MY WIFE Lydia died last June. She had been fighting cancer off and on for 10 years.
During that time, Lydia fought bravely to keep living through various complex treatments and their aftermath. As her condition worsened, her last hope was for a bone marrow transplant. She badgered her doctors to "keep the faith."
Finally the doctors told her that there was nothing more they could do. A transplant was no longer possible, and she should expect death soon.
Since she was quite uncomfortable, she told her doctors that she was ready to die. She had already lived a full year beyond anyone's expectation.
Would they help her? No. Legally, there was nothing they could do. Euthanasia was out of the question. It wasn't that they didn't sympathize; it was that euthanasia is against the law -- and would jeopardize their careers. I respected their decision.
When Lydia came home from her last hospital stay, a hospice tried to help. Although the services of the hospice would not prolong Lydia's life, neither would they hasten death. The hospice's idea of death with dignity often means to ease the pain with drugs.
Lydia hated the discomfort, hated the pain, but she hated being drugged even more. I saw no dignity in this kind of chronic sedation.
It was then that Lydia asked me to find something to allow her to take her life. Though it turned my stomach, I tried. I contacted the Hemlock Society, which recommended a book, "Final Exit," by Derek Humphry. This book graphically described a whole arsenal of techniques, most of which were out of the question as far as I was concerned. Taking hemlock is a painful and uncertain way to die, as are many similar techniques described in the book.
Lydia was now beyond the point where she could actively do much except swallow a lethal dose of some substance. None of her medications was prescribed in a lethal quantity. Doctors and pharmacists apparently are quite careful to prevent this. In addition, if I were to actively assist in taking her life, I would risk going to jail, leaving our children in a most unsettled state.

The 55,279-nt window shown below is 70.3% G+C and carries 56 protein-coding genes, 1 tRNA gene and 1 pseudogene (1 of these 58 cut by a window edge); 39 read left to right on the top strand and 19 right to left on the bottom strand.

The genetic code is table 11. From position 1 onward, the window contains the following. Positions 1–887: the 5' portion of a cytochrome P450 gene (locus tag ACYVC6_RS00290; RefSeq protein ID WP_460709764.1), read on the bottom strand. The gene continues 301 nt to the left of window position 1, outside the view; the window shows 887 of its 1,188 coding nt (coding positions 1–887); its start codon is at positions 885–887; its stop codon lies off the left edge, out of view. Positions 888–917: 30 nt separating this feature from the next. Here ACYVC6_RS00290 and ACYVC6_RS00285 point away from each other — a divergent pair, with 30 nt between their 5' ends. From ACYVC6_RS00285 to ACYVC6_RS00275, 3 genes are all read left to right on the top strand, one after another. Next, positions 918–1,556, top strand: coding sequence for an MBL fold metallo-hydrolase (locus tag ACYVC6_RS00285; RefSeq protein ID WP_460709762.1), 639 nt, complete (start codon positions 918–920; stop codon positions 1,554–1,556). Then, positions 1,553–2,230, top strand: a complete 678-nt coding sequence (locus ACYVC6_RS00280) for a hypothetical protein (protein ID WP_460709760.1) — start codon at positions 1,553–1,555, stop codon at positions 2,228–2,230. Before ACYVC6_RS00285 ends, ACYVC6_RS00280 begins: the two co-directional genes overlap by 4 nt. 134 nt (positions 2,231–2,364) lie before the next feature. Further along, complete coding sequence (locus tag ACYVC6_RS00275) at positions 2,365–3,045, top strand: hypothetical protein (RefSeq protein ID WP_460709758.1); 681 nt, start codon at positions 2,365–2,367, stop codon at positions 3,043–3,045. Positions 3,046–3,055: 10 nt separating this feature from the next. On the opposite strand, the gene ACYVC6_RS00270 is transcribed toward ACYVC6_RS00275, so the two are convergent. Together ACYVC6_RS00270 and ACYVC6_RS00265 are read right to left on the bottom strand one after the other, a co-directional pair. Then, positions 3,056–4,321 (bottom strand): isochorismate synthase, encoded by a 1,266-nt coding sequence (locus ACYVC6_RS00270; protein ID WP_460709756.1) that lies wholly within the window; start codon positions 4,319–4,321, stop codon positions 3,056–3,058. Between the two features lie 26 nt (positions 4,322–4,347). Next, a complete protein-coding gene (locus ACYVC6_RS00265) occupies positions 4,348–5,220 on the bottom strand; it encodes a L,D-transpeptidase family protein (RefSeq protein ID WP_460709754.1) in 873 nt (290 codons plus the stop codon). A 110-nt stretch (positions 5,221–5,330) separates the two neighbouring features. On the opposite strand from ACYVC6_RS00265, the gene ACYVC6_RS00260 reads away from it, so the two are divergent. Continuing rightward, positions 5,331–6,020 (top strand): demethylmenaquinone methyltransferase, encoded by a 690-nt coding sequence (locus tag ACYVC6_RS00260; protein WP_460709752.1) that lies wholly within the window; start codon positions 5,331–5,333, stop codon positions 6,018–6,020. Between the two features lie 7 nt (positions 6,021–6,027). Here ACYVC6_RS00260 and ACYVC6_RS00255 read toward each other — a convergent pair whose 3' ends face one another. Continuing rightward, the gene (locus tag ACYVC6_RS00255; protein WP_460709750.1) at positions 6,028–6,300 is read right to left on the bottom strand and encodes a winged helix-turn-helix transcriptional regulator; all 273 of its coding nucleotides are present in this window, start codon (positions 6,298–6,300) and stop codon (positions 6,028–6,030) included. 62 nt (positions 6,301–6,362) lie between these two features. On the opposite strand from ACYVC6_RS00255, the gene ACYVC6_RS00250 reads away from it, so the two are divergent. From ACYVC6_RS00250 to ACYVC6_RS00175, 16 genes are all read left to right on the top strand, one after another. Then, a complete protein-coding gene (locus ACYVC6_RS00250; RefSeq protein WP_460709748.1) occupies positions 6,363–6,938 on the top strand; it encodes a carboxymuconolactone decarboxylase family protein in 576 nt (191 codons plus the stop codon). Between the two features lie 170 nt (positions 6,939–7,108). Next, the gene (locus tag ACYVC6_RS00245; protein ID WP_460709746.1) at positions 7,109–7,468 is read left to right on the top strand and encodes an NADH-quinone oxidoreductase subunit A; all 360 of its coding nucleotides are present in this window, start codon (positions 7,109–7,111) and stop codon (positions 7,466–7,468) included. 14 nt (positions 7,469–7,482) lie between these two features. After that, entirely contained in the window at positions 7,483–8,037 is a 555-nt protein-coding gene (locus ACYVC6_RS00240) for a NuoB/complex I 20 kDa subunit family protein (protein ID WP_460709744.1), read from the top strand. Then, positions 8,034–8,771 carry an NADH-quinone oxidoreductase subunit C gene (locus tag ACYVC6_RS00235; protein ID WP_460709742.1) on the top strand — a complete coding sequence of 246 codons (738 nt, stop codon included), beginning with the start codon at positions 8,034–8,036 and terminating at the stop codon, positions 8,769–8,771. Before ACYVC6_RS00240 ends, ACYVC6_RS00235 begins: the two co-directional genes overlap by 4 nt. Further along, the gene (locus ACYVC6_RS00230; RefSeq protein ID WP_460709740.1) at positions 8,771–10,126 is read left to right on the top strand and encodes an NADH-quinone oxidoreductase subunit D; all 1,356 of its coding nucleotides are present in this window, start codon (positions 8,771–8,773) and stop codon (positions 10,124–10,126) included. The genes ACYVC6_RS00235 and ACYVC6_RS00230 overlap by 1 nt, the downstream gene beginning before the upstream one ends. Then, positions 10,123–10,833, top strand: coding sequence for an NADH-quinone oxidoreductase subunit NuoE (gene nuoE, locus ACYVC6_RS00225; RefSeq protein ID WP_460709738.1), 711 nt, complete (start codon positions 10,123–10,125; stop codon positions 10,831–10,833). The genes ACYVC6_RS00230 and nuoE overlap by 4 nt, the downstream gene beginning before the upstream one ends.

So Lydia died naturally, but it took seven long days.
Our laws must be changed so that any patient, in consultation with family, close friends and consulting doctors, may voluntarily choose to terminate his or her life humanely when there is no rational expectation for anything but never-ending misery.
I am not trying to put an additional burden on doctors, but this experience has shown me that they can tell when a situation is hopeless. Hope does not spring eternal, as the saying goes; hope can and does evaporate.
Most of us trust that we will die peacefully in our sleep at an old age, but frankly, the odds are against it. I could tell everyone to be prepared, but few will plan ahead. Arranging for a lethal prescription typically involves deceit, which I cannot advocate. The "alternatives," drawing up a "living will" and granting durable power of attorney for health care, are good ideas, but they are fundamentally only requests that people not be treated solely to sustain bodily processes. They are not directives. They protect the health-care professionals without really granting rights to the patient.
So changing the law to support self-determination in dying is the only defensible and humane solution that preserves personal dignity.
It matters not to me whether death is an end or a beginning. We should always come down on the side of personal choice. Exercising choice over the time and place of one's death, once death is a certainty and there is no hope, is the ultimate personal dignity. I was disappointed that a "death with dignity" measure was defeated by the voters of Washington state, but similar initiatives will be on the ballot or have been introduced this year in Oregon, California, New Hampshire, Iowa, Maine and Michigan.
For a decade Lydia fought vigorously to live. Why did she have to fight for a week to die? And why should you?
John Bartholow is an ecologist with the U.S. Fish and Wildlife Service in Fort Collins., Colo.